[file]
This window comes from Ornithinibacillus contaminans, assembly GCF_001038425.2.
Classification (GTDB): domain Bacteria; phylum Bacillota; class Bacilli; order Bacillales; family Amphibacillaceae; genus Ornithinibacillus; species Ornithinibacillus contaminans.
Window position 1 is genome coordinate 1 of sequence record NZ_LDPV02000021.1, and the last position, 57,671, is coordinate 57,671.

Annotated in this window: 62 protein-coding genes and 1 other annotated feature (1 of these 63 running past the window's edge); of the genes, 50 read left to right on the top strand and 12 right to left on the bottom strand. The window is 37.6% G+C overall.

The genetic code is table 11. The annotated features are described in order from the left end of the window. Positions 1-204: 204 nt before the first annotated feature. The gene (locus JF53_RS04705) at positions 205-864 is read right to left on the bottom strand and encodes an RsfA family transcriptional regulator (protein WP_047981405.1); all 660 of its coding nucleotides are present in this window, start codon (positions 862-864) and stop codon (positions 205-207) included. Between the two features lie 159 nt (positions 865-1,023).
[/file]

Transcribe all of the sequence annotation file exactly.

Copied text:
This window comes from Ornithinibacillus contaminans, assembly GCF_001038425.2.
Classification (GTDB): domain Bacteria; phylum Bacillota; class Bacilli; order Bacillales; family Amphibacillaceae; genus Ornithinibacillus; species Ornithinibacillus contaminans.
Window position 1 is genome coordinate 1 of sequence record NZ_LDPV02000021.1, and the last position, 57,671, is coordinate 57,671.

Annotated in this window: 62 protein-coding genes and 1 other annotated feature (1 of these 63 running past the window's edge); of the genes, 50 read left to right on the top strand and 12 right to left on the bottom strand. The window is 37.6% G+C overall.

The genetic code is table 11. The annotated features are described in order from the left end of the window. Positions 1-204: 204 nt before the first annotated feature. The gene (locus JF53_RS04705) at positions 205-864 is read right to left on the bottom strand and encodes an RsfA family transcriptional regulator (protein WP_047981405.1); all 660 of its coding nucleotides are present in this window, start codon (positions 862-864) and stop codon (positions 205-207) included. Between the two features lie 159 nt (positions 865-1,023).